We had to leave as early as possible due to the long ride over to St Barth, 67 NM (approx 120 km). Considering that we sail in normal wind up to 7-8 knots (14-16 km/h), this is a long ride. If we’re lucky with the wind speed and the wind angle (where the wind comes from) we can sail faster than this. However this day was unfortunately not our lucky day. The wind blew straight from behind and approx. only 5 -6 knots (10-12 km/h). This means we cannot sail faster than the wind blows. By motor we make at least 7,5 knots. Considering the distance we had to make the choice was obvious, we had to motor if we wanted to have a chance to come in to St Barts before dark. Here it gets dark (black!) at around 18.30-19.00.
Hoping the wind would pick during the day but it didn’t. Some slept for a loonng time…
… others took a relaxing day.
Arriving in St Barts after 9 hours of motoring!
We called into the marina before arriving asking for a berth. The harbour master kindly asked us for the length of our boat. We answered 41 foot. Sorry sir, we are fully booked but you’re welcome to anchor outside the marina. Once we came in we understood why it was fully booked. We were far too small…
The anchorage was one of the most rolly ones we have experienced in all the West Indies and they even charged us for just anchoring, with no mooring line.
Just before sunset we managed to get into town for our sundowner. Two of us got quickly acquainted in the bar!
The day after we visited Gustavia, St Barts’ capital city. St Barts is French, however it belonged to the Swedes for nearly 100 years in the 17th-18th century. The French gave St Barts to the Swedes in exchange for free port rights at the harbour of Gothenburg. During these 100 years Sweden left a major impact on the island, creating and building Gustavia and the 3 fortresses around. Still nowadays they are called Fort Karl, Fort Oscar and Fort Gustav. The Swedes made also St Barts a free port, which it remains today. In 1878 the Swedes sold St Barts back to France. Over the last 30 years, this free port status has resulted in an astonishing economic recovery.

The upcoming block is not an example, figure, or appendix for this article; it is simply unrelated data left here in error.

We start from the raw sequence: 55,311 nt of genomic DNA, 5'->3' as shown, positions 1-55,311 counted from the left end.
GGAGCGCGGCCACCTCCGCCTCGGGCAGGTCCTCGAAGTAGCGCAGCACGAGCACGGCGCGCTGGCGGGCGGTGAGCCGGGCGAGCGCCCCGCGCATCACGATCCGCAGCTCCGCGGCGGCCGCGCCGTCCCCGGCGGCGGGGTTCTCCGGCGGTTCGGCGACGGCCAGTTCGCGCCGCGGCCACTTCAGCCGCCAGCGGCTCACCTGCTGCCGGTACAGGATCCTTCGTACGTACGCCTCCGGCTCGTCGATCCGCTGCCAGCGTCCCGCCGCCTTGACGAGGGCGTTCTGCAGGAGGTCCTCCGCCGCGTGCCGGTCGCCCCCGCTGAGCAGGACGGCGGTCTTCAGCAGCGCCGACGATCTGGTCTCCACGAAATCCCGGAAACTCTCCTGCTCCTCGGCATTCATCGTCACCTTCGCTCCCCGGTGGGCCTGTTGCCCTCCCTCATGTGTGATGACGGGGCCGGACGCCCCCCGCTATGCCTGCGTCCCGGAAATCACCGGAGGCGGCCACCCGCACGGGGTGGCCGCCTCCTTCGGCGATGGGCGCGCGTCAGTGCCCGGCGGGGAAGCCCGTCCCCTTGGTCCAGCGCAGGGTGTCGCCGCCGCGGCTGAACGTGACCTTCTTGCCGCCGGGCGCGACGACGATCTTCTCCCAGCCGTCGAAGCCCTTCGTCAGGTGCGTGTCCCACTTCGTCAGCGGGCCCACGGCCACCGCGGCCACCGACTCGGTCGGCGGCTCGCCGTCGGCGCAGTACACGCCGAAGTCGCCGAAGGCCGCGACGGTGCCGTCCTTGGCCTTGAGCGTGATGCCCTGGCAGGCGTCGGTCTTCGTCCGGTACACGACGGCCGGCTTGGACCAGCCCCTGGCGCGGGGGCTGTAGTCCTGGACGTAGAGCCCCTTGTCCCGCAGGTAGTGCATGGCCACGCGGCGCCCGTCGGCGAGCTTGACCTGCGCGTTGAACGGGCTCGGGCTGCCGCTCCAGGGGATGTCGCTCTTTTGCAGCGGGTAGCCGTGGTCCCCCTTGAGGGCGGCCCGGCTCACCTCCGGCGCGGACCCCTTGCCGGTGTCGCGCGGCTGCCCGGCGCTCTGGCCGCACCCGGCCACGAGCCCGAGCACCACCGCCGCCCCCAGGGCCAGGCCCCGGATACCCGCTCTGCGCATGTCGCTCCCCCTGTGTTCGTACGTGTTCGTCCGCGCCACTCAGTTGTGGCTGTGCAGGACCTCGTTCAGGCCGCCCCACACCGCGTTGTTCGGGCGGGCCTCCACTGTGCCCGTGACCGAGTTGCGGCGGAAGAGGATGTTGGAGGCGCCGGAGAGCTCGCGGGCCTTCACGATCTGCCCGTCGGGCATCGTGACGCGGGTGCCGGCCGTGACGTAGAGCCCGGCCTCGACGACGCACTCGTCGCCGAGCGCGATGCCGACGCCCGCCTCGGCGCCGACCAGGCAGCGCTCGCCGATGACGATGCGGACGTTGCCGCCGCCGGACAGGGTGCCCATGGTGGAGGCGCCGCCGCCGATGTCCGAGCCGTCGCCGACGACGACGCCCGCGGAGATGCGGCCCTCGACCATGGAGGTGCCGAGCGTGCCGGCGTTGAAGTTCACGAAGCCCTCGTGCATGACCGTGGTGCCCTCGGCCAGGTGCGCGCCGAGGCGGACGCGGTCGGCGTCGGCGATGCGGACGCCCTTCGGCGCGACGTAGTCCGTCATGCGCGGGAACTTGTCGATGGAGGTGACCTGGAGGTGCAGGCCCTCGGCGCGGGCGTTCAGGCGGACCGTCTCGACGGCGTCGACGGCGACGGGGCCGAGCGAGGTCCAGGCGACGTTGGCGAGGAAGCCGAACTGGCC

The only traces remaining from the Swedish time are:
* The street’s names
* The Swedish consulat hosting in a big house (St Barts is small) with a huge flag blowing in the wind.
* The bar Le Select owned by Maurius Stackelborough (being related to the last General Councel on St Barts, named von Stackelberg) is a legend on the island. His bar has plenty of souvenirs of the King and Queen of Sweden and he’s met plenty of important politicians. He is 93 years and the bar is now run by his grandson (to the left on the right picture below) and grand grandson (being the same age) but Maurius has many kids and between the oldest and the youngest is a whole generation. This bar was quite a visit!
We had lunch at a beautiful place overlooking Shell Beach. The beach deserves its name as it is not sand but crushed shells!
Gustavia is a pretty town with shops with lovely clothes…. however no point to enter them, really far too expensive!! The prices given were expensive for being in Swedish crowns, then you realise they are in US which adds it on another 0!!
We walked all the way up to Fort Karl which had a nice view overlooking Gustavia.
This was a warm day hiking up. The view over the other side of Gustavia.
On the way down we saw cotton trees. ”How strange!” said Alex and Inez.
On the way back to town these 2 were rewarded with ice cream from Mormor and Morfar and they soon forgot the heat.
Coming back to the boat Morfar and Inez had some interesting discussions.
Could not resist this photo…
Sundowner in the boat before heading off to the restaurang Côté Port where Mormor and Morfar invited us for a lovely meal.